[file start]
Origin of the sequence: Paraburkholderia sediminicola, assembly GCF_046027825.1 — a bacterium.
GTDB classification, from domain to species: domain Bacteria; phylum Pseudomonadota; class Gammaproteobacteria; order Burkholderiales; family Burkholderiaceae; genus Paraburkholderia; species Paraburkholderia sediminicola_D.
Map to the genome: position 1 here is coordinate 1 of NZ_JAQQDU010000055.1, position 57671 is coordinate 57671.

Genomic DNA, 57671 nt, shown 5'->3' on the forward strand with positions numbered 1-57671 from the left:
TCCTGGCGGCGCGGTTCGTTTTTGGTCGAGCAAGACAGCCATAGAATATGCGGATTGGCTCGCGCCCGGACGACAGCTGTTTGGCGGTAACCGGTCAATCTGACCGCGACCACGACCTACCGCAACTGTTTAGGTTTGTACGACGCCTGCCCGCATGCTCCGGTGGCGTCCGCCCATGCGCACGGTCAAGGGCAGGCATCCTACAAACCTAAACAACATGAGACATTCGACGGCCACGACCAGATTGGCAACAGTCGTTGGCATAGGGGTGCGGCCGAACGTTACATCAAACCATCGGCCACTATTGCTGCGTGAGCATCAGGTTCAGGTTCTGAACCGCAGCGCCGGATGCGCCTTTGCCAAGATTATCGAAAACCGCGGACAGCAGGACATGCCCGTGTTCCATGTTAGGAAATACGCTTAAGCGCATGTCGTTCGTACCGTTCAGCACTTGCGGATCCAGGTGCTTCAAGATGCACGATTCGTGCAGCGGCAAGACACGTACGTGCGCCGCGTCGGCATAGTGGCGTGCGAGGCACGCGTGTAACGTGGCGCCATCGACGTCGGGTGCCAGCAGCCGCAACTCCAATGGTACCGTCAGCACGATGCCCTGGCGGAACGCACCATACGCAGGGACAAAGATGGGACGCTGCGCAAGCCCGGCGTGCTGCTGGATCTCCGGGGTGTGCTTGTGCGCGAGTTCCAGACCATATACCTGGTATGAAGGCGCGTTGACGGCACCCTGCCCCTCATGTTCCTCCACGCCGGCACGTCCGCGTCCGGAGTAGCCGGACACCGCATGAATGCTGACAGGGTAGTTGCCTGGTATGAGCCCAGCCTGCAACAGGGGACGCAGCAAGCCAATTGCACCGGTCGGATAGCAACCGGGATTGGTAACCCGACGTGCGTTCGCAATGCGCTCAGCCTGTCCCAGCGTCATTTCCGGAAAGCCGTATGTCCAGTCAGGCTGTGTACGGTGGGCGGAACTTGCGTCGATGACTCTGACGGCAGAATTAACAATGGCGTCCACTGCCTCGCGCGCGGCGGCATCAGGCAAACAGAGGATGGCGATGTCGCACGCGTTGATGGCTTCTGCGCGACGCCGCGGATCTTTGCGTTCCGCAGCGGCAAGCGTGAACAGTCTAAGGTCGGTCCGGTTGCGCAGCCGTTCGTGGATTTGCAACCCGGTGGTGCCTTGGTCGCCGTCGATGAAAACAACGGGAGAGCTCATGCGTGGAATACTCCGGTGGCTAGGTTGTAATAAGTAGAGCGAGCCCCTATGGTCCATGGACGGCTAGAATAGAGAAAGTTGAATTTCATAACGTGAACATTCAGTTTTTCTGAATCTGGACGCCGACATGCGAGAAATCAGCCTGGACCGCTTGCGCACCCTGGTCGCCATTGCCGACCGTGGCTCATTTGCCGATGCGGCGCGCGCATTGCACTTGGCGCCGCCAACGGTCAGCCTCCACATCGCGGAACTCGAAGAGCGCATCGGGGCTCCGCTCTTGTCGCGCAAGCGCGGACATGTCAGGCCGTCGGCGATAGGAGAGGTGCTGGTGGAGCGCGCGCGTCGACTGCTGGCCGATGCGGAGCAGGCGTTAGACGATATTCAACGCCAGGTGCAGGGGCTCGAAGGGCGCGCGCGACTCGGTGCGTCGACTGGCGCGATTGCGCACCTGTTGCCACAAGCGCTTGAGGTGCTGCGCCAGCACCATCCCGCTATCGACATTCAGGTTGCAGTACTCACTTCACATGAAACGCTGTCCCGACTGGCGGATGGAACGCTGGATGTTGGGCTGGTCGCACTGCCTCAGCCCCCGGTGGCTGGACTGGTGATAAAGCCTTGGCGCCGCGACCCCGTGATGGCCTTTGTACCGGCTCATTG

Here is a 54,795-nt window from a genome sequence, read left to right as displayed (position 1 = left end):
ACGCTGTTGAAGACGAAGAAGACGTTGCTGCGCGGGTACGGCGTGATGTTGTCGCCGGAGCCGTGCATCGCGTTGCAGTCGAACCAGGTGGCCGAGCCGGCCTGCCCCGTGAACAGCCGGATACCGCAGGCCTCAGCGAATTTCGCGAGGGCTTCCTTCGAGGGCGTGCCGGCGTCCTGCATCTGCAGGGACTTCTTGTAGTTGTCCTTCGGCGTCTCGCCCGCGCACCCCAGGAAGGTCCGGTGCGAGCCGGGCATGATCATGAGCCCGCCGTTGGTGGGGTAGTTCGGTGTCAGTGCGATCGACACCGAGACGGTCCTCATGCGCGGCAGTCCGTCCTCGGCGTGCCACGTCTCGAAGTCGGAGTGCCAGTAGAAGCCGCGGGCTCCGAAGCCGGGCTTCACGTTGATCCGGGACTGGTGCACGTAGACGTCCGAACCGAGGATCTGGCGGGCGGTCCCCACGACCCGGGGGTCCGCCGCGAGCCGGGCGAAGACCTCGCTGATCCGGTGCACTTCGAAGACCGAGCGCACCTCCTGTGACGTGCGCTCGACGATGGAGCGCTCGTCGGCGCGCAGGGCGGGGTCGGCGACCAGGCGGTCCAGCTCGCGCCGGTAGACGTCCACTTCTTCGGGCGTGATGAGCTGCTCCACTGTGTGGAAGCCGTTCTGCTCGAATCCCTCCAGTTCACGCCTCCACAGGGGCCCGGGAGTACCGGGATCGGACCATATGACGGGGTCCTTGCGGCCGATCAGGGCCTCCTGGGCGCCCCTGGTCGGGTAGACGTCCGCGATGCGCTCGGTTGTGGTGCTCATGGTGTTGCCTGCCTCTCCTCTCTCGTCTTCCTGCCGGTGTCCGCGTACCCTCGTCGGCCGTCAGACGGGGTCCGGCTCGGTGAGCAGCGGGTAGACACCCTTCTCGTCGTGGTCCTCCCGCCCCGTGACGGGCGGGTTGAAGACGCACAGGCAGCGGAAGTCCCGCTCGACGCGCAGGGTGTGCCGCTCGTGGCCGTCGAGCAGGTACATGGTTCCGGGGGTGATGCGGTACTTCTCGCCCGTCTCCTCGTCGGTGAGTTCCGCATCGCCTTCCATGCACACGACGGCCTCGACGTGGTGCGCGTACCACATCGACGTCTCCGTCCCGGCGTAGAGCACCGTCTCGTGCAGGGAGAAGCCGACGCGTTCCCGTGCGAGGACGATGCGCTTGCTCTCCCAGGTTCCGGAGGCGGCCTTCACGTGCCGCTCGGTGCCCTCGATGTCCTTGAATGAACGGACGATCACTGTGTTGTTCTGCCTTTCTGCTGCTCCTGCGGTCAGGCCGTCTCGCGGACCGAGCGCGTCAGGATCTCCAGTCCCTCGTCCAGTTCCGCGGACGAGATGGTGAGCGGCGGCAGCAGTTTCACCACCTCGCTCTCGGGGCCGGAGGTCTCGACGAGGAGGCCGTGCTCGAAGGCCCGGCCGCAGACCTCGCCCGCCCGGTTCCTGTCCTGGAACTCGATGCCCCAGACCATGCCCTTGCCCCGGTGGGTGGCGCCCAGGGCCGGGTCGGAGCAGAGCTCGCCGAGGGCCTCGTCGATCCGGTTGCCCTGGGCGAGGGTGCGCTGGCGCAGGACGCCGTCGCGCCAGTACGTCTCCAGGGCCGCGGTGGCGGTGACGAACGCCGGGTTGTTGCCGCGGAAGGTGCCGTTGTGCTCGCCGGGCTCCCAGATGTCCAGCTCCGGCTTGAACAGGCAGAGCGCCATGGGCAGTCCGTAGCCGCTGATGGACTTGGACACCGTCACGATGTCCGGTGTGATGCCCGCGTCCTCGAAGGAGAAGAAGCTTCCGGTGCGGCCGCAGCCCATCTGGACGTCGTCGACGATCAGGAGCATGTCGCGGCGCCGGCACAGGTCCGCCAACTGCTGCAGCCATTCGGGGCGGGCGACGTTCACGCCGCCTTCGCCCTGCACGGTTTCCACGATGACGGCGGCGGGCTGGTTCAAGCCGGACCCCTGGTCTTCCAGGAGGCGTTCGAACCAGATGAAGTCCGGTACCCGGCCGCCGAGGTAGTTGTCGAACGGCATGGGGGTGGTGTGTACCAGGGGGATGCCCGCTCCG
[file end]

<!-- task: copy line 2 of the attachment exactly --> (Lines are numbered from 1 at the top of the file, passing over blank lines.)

GTDB classification, from domain to species: domain Bacteria; phylum Pseudomonadota; class Gammaproteobacteria; order Burkholderiales; family Burkholderiaceae; genus Paraburkholderia; species Paraburkholderia sediminicola_D.